Routine vaccinations are a vital part of caring for your horse
Just as vaccines protect the health of people, they also help minimize the risk and severity of disease in horses. Across Ontario, the diseases we most commonly vaccinate against for horses are:
Highly recommended for all horses
A fatal neurological virus that is exceedingly well controlled with routine vaccination.
Horses are particularly prone to tetanus for two main reasons: they suffer a lot of wounds, and the tetanus bacteria is commonly found in horse feces. Tetanus is generally fatal for horses, whereas vaccination is extremely effective at preventing tetanus from developing. Failure to vaccinate for tetanus could reasonably be viewed as abusive management.
Eastern and Western Encephalitis Virus (EEE/WEE) and West Nile Virus (WNV): Infected horses show a range of symptoms, including lack of muscle control, weakness of the limbs, the need to lean on supports or lie down, muscle tremors and fever. Cases are most likely to appear in late summer and early fall. In addition to vaccination, mosquito population control is also very important. Be sure to eliminate any standing water on your property!
Recommendation dependent on lifestyle of the horse (showing, travelling, boarding, etc.)
INFLUENZA (THE FLU):
A contagious virus that frequently circulates at horse shows, the flu principally affects the upper respiratory tract. Infection results in respiratory disease, setbacks in training and potentially more serious complications such as pneumonia and pleuritis. Please note that many secondary complications may be a result of horses returning to work too soon. Affected horses should be rested for at least as many weeks as the number of days they were clinically ill. Unfortunately, the immunity generated in response to influenza vaccines is short-lived. For this reason, we usually recommend an initial dose be administered just ahead of show season, with additional doses given every 3 months to boost protection throughout the risk period.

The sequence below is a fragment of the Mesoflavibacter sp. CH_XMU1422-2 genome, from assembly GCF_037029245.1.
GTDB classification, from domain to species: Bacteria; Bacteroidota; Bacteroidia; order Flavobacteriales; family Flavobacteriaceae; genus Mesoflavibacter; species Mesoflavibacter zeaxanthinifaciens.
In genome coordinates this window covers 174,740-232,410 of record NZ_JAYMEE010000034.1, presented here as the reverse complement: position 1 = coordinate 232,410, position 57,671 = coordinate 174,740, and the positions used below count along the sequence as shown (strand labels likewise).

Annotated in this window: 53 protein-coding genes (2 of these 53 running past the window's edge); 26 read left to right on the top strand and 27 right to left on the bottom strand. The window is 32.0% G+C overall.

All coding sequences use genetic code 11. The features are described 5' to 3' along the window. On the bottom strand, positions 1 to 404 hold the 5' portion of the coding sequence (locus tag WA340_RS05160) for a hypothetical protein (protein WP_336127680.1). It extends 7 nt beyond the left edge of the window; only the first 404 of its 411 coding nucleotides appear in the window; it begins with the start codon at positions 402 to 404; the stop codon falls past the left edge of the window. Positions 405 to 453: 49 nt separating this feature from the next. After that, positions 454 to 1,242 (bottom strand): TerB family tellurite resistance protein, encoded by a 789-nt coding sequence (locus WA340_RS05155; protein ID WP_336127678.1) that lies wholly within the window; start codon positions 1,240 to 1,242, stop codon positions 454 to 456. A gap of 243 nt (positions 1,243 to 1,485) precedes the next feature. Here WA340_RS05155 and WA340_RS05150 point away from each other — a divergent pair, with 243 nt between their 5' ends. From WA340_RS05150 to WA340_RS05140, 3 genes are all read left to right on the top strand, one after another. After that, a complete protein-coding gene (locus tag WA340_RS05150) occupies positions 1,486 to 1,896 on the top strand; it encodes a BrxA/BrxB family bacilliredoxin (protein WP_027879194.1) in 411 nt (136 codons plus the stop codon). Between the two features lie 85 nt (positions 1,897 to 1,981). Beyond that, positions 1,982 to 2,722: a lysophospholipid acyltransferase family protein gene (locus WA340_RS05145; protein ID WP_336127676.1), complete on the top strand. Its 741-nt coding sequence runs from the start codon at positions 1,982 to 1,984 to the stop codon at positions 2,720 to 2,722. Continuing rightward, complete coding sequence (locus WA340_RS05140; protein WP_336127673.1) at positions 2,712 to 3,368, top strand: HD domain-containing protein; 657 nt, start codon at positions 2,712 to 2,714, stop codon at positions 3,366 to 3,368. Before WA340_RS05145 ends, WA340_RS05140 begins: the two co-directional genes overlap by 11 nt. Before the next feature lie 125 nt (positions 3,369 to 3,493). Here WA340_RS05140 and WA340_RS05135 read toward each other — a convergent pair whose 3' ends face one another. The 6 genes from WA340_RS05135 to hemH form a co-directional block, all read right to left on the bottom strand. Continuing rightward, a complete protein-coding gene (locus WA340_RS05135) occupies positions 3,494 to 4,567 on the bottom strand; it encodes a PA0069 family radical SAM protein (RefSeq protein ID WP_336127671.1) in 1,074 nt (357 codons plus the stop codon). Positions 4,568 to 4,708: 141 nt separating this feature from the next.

EQUINE HERPES VIRUS (RHINOPNEUMONITIS):
There are many strains of the Herpes virus in horses. The main forms of the virus cause poor performance and respiratory disease, abortion in pregnant mares and, in some cases, neurological disease. Vaccination together with good hygiene and biosecurity practices are essential to control for all forms of this disease.
This highly contagious bacterial disease spreads rapidly, particularly among large groups of stressed horses. A positive strangles case in a show barn could result in the quarantine of all horses on the property. The quarantine would remain in effect until you can demonstrate that none of the horses is shedding the bacteria. A strangles outbreak is definitely not something you want to risk in the middle of show season!
We believe our Equine Wellness and Preventative Care Program, combined with good nutrition and regular exercise, will help keep your horse healthy, happy and full of competitive spirit. Let us assist you in determining the best healthcare plan for your horse.